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Composer Conrad Susa dies at 78

Posted by: Graydon Royce under Classical, People Updated: November 26, 2013 - 10:59 AM



Composer Conrad Susa, whose work was brought to life on several occasions in the Twin Cities, has died in San Francisco. Susa, who was 78, was a professor of composition at the San Francisco Conservatory of Music.

Susa's best known opera is "Transformations," which had its premiere with the Minnesota Opera in 1973. Based on 10 poems from a book by Anne Sexton, the work was conducted by Philip Brunelle and directed by Wesley Balk. The poems re-imagined Grimm's fairy tales. Susa wrote the opera as a chamber piece. It has been frequently produced around the country.

"I have fond memories of conducting the premiere, and all the wildness that went along with his last-minute writing and having Anne Sexton here -- but it was magical," Brunelle wrote in an e-mail.

Susa also wrote pieces for VocalEssence and Plymouth Church, and another opera, "Black River: A Wisconsin Idyll," which was commissioned by Minnesota Opera for a 1975 debut. The libretto by Richard Street was inspired by the book "Wisconsin Death Trip."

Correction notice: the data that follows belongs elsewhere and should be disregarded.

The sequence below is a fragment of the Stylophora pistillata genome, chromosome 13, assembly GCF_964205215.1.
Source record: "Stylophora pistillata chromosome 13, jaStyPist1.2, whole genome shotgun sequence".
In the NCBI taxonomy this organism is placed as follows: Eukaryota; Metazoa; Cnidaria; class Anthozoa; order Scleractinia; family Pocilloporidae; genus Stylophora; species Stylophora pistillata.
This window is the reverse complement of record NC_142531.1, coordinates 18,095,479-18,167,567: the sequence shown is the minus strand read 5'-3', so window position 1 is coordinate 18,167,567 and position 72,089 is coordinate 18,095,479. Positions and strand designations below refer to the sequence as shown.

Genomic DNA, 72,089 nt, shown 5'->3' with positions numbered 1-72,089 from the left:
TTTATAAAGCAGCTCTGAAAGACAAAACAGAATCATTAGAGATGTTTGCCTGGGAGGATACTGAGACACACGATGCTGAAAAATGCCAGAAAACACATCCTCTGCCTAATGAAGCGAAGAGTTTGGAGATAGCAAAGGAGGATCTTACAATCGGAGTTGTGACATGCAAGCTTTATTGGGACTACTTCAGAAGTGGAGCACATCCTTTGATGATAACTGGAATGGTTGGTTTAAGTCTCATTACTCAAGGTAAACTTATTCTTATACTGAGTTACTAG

"I will always remember the first time he came to Minneapolis and stayed with us, having morning pillow fights wiith the kids," Brunelle wrote. "Conrad was brilliant, humorous and irascible."

With the San Francisco Opera, Susa wrote "The Dangerous Liaisons," which had its premiere in 1994 with a cast that included Thomas Hampson and Renee Fleming.

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